Somewhere in the wetlands of South Carolina, a buzzing fly alights on a rosy-pink surface. As the fly explores the strange scenery, it unknowingly brushes a small hair sticking up like a slender sword. Strolling along, the fly accidentally grazes another hair. Suddenly, the pink surface closes in from both sides, snapping shut like a pair of ravenous jaws. The blur of movement lasts only a...
The Science Life
What do land mines and tuberculosis have in common? Both kill people in developing countries — and both can be sniffed out by rodents that grow up to 3 feet, head to tail.
Since 2000, the international nonprofit APOPO has partnered with Tanzania’s Sokoine University of Agriculture to train African giant pouched rats (Cricetomys ansorgei) to pick up the scent of TNT in land mines. By 2016...
With a mortar and pestle, Christy Till blends together the makings of a distant planet. In her geology lab at Arizona State University in Tempe, Till carefully measures out powdered minerals, tips them into a metal capsule and bakes them in a high-pressure furnace that can reach close to 35,000 times Earth’s atmospheric pressure and 2,000° Celsius.
In this interplanetary test kitchen,...
Astronomers are going gaga over Gaia.
The April 25 release of data from the European Space Agency’s Gaia spacecraft, which cataloged nearly 1.7 billion stars, has kicked off a scientific spree, with multiple papers published online in the last two weeks at arXiv.org.
Charting stars in the Milky Way and beyond, Gaia surveys the entire sky. The spacecraft can measure stars’ motions...
News in Brief
Pulling DNA out of bottles of seawater collected from reefs has revealed some of what biologists are calling the “dark diversity” of sharks.
Physicists have their dark matter, known from indirect evidence since humans can’t see it. Dark diversity for biologists means species they don’t see in some reef, forest or other habitat, though predictions or older records say the creatures could...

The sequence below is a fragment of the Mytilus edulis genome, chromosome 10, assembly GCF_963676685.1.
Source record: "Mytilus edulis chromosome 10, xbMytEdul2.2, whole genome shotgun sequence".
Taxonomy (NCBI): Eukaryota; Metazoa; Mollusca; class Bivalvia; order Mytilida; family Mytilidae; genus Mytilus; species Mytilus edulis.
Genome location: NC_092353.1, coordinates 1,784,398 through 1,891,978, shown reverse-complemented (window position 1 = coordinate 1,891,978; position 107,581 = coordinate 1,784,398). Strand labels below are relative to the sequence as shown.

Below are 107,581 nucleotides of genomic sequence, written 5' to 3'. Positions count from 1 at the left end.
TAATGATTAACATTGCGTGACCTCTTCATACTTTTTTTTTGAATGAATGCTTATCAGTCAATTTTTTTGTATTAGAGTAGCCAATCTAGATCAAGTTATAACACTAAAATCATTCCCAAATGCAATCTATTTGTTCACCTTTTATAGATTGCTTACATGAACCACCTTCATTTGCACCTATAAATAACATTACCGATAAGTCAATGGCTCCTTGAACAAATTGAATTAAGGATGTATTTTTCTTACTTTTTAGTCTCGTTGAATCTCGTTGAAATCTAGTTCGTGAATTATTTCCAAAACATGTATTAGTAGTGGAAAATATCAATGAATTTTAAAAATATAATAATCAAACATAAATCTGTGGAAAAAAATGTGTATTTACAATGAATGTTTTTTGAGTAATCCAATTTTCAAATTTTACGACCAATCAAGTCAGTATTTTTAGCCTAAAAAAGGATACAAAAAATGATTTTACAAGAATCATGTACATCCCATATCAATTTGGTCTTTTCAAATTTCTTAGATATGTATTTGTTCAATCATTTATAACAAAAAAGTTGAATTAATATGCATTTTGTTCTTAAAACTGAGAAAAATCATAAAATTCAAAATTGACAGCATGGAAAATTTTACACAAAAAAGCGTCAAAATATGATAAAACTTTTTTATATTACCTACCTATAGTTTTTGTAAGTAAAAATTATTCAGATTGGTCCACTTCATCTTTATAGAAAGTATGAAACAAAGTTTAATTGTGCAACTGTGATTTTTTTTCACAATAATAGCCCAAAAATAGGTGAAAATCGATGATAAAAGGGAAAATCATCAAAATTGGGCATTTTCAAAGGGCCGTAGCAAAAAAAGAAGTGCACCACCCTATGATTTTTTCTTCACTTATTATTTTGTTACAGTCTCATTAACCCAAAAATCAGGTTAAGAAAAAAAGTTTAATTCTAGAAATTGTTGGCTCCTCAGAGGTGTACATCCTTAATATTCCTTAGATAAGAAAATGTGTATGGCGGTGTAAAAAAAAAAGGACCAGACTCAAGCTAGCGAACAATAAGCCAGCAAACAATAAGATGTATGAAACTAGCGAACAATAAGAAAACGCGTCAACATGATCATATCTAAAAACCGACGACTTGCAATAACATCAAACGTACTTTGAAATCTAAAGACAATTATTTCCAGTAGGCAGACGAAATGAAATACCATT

Starve the tumor, not the cell
Animal experiments demonstrate for the first time that transplanted tumors release a chemical into the host’s bloodstream that causes the host to produce blood vessels to supply the tumor.… If such a factor can be identified in human cancers … it might be possible to prevent the vascularization of tumors. Since tumors above a certain small size require...
Like a genetic handyman, an elusive enzyme deep inside certain cells repairs the tips of chromosomes, which fray as cells divide. It’s prized by rapidly dividing cells – like stem cells and tumor cells – and by scientists on the hunt for cancer and other disease therapies.
Now researchers have the best picture yet of this enzyme, called telomerase. Using cryo-electron microscopy,...
Pick an animal.
Choose wisely because in this fantasy you’ll transform into the creature and duel against one of your own. If you care about survival, go for the muscular, multispiked stag roaring at a rival. Never, ever pick the wingless male fig wasp. Way too dangerous.
This advice sounds exactly wrong. But that’s because many stereotypes of animal conflict get the real biology...
Subscribers to Science News may note that this special double issue is a lot heftier than the usual magazine, boasting more than 20 pages of advertisements. That’s up from 13 pages in last spring’s expanded issue.05/02/2018 - 07:15 Science & Society
Indeed, our ace marketing department sold so many ads that we had to include more articles, which, as anyone in print publishing will tell you, is a very nice problem to...
Letters to the Editor
Particle particulars05/02/2018 - 07:00 Particle Physics, Genetics
Physicists are ramping up their search for neutrinoless double beta decay, which could help explain why there is more matter in the universe than antimatter, Emily Conover reported in “The quest to identify the nature of the neutrino’s alter ego is heating up” (SN: 3/17/18, p. 14).
Reader F L Stiles wondered how this decay could explain a surplus of matter. “It...